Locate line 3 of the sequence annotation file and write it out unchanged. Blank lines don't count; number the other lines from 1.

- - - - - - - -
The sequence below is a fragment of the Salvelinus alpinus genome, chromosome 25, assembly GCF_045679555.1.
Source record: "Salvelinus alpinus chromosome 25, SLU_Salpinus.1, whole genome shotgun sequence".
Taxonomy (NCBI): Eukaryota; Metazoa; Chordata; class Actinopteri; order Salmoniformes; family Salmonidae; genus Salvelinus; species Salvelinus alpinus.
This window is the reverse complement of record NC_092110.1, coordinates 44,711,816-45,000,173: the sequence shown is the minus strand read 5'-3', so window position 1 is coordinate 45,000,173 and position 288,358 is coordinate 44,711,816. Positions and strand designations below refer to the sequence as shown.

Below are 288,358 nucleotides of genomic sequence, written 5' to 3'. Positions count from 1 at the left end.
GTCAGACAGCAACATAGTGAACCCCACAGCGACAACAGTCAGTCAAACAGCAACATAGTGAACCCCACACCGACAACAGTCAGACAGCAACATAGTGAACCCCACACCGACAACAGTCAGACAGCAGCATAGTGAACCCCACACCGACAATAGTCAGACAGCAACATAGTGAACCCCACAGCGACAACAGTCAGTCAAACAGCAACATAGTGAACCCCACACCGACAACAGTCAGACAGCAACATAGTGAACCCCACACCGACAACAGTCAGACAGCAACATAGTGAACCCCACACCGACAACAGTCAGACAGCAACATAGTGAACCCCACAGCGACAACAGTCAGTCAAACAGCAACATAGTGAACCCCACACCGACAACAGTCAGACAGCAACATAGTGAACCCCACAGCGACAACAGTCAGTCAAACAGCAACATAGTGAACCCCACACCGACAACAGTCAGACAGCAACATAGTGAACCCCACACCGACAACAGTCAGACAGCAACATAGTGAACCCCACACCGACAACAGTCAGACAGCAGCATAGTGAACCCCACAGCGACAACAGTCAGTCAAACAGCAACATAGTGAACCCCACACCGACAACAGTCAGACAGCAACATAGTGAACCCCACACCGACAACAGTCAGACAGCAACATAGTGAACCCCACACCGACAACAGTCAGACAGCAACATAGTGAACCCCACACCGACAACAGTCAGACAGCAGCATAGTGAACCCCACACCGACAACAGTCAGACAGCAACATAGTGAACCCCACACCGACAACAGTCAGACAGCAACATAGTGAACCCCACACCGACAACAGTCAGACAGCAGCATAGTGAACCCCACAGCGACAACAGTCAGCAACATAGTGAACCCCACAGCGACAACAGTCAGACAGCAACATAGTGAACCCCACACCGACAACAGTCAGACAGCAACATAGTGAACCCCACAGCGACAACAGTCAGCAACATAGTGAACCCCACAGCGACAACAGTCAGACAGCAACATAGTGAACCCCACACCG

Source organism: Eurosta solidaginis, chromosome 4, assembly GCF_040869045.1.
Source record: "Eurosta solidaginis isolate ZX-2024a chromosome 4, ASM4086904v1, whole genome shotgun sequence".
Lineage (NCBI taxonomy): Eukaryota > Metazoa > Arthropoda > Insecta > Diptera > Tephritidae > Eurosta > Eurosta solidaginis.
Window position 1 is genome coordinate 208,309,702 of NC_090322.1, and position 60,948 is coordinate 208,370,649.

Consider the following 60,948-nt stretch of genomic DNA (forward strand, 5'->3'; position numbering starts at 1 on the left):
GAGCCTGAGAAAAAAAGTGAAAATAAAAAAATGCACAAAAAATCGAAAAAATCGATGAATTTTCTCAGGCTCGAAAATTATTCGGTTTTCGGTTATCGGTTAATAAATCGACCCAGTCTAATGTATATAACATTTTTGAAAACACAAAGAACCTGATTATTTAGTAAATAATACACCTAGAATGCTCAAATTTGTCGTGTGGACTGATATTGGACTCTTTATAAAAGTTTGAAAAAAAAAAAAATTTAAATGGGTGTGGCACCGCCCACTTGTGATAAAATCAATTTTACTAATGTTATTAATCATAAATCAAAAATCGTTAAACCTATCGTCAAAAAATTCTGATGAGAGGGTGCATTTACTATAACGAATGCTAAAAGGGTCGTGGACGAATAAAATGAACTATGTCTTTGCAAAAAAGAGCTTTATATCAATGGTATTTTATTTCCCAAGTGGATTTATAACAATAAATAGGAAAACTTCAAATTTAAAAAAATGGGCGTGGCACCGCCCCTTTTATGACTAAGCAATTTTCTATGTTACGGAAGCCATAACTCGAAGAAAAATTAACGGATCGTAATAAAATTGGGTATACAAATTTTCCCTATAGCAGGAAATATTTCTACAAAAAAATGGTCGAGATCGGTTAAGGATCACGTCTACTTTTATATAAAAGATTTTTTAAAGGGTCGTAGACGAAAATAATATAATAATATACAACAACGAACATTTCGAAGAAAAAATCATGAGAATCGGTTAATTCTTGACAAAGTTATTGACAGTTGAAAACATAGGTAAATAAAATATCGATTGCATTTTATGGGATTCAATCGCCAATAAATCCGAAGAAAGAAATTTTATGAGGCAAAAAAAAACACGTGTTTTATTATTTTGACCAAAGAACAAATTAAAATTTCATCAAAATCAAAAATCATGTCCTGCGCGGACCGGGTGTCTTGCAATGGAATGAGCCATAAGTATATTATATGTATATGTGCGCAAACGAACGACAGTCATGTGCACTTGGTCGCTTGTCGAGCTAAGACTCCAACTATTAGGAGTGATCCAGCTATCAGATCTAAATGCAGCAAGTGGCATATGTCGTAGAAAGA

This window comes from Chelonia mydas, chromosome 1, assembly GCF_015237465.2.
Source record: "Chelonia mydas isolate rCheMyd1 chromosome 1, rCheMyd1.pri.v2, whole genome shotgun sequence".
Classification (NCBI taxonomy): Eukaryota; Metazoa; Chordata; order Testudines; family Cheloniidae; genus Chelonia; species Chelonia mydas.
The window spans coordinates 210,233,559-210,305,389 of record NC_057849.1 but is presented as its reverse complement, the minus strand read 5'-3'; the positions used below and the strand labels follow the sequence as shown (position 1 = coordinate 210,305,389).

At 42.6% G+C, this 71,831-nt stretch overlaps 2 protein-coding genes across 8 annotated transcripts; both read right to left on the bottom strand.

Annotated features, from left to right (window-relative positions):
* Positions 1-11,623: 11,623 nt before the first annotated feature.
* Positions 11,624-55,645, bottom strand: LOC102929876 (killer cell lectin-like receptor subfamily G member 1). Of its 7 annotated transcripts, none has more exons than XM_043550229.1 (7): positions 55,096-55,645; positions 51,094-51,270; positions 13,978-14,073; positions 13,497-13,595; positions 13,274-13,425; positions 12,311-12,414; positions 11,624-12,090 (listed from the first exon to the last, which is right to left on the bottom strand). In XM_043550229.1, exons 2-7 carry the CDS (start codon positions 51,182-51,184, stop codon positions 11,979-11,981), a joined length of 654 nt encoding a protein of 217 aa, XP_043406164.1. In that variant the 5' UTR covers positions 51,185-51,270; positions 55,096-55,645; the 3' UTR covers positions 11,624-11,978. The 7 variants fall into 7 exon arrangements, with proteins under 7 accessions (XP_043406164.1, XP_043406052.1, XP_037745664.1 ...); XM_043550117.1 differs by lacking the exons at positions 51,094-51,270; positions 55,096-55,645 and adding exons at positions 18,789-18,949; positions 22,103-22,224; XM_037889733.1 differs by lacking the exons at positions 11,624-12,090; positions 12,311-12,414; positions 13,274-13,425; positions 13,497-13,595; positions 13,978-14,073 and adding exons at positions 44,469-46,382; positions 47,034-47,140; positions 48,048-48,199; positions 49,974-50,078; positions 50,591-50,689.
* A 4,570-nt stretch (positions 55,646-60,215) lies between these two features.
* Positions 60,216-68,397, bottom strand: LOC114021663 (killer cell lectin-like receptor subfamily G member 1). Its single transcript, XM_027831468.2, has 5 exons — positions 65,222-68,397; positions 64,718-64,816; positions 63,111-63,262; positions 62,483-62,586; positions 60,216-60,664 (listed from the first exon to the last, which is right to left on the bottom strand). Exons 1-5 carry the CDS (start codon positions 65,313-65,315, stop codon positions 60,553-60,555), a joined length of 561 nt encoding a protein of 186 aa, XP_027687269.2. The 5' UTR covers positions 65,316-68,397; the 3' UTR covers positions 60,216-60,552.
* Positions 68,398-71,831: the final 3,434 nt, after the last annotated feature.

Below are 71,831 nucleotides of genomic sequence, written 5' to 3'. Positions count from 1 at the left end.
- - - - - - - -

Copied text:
Taxonomy (NCBI): Eukaryota; Metazoa; Chordata; class Actinopteri; order Salmoniformes; family Salmonidae; genus Salvelinus; species Salvelinus alpinus.